Visions of Awakening Space and Time: Dogen and the Lotus Sutra [NOOK Book]

Overview

As a religion concerned with universal liberation, Zen grew out of a Buddhist worldview very different from the currently prevalent scientific materialism. Indeed, says Taigen Dan Leighton, Zen cannot be fully understood outside of a worldview that sees reality itself as a vital, dynamic agent of awareness and healing. In this book, Leighton explicates that worldview through the writings of the Zen master Eihei Dogen (1200-1253), considered the founder of the Japanese Soto Zen ...
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Visions of Awakening Space and Time: Dogen and the Lotus Sutra

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Overview

As a religion concerned with universal liberation, Zen grew out of a Buddhist worldview very different from the currently prevalent scientific materialism. Indeed, says Taigen Dan Leighton, Zen cannot be fully understood outside of a worldview that sees reality itself as a vital, dynamic agent of awareness and healing. In this book, Leighton explicates that worldview through the writings of the Zen master Eihei Dogen (1200-1253), considered the founder of the Japanese Soto Zen tradition, which currently enjoys increasing popularity in the West.
The Lotus Sutra, arguably the most important Buddhist scripture in East Asia, contains a famous story about bodhisattvas (enlightening beings) who emerge from under the earth to preserve and expound the Lotus teaching in the distant future. The story reveals that the Buddha only appears to pass away, but actually has been practicing, and will continue to do so, over an inconceivably long life span.
Leighton traces commentaries on the Lotus Sutra from a range of key East Asian Buddhist thinkers, including Daosheng, Zhiyi, Zhanran, Saigyo, Myoe, Nichiren, Hakuin, and Ryokan. But his main focus is Eihei Dogen, the 13th century Japanese Soto Zen founder who imported Zen from China, and whose profuse, provocative, and poetic writings are important to the modern expansion of Buddhism to the West.
Dogen's use of this sutra expresses the critical role of Mahayana vision and imagination as the context of Zen teaching, and his interpretations of this story furthermore reveal his dynamic worldview of the earth, space, and time themselves as vital agents of spiritual awakening.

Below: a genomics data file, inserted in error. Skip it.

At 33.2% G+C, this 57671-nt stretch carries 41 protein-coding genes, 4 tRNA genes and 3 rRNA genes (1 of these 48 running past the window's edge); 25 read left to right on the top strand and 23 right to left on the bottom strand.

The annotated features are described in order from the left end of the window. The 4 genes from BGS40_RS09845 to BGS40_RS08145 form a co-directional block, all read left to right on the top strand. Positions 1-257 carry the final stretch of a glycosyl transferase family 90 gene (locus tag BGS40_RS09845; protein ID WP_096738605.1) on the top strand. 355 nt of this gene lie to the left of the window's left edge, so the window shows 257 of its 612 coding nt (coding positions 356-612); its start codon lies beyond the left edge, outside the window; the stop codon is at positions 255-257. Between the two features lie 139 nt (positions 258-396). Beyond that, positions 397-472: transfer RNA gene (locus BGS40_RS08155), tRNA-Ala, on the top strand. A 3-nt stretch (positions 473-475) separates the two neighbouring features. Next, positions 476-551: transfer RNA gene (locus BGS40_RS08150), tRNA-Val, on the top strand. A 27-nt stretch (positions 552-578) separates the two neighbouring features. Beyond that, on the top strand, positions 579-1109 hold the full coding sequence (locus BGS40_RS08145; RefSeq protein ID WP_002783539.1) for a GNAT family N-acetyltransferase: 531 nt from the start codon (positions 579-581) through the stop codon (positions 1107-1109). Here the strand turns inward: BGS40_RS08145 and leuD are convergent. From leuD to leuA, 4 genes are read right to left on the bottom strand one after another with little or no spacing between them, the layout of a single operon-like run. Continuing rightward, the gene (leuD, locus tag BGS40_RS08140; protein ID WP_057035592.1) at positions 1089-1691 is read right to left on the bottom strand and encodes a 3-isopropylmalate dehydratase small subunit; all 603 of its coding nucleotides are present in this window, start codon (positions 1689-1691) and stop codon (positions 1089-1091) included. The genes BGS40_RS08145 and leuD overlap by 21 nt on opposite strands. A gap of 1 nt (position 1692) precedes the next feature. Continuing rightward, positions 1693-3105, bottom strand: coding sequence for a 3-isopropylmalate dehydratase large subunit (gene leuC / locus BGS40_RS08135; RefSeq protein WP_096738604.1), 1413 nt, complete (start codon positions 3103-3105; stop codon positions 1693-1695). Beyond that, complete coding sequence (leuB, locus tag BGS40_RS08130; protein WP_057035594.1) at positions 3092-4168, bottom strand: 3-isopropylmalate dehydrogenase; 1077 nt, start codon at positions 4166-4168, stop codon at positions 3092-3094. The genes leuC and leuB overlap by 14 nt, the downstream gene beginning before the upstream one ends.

Leighton argues that Dogen uses the images and metaphors in this story to express his own religious worldview, in which earth, space, and time are lively agents in the bodhisattva project. Broader awareness of Dogen's worldview and its implications, says Leighton, can illuminate the possibilities for contemporary approaches to primary Mahayana concepts and practices.
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Product Details

  • ISBN-13: 9780199886470
  • Publisher: Oxford University Press
  • Publication date: 5/11/2007
  • Sold by: Barnes & Noble
  • Format: eBook
  • File size: 3 MB

Meet the Author

Taigen Dan Leighton is an Adjunct Professor at the Graduate Theological Union, Institute of Buddhist Studies and author of Faces of Compassion: Classic Bodhisattva Archetypes and Their Modern Expression. He is primary co-translator and editor for several Zen translations, including D=ogen's Extensive Record and Cultivating the Empty Field. He is also a S=ot=o Zen priest and Dharma heir.

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Table of Contents

I. The Pivotal Lotus Story and Dogen's Worldview II. Hermeneutics and Discourse Styles in Study of the Lotus Sutra and Dogen III. Selected East Asian Interpretations of the Story IV. Dogen's Interpretations of this Lotus Sutra Story V. Dogen's View of Earth, Space, and Time Seen in Mahayana Context Afterword: Implications of Dogen's Mahayana Worldview Endnotes Bibliography

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  • Anonymous

    Posted June 22, 2013

    The Lotus Sutra and the Zen worldview

    You've heard of the Lotus Sutra. Maybe you've tried to read it. Mystical stories. Polemics against other teachings. Rejoicing that the Buddha is about to preach the Lotus Sutra. Does he ever go ahead and do it? What do people get out of this scripture? Who finds it relevant? Dogen, the greatest figure in Japanese Zen, for one. Leighton explains. The whole worldview of Zen turns out to reflect this lotus.

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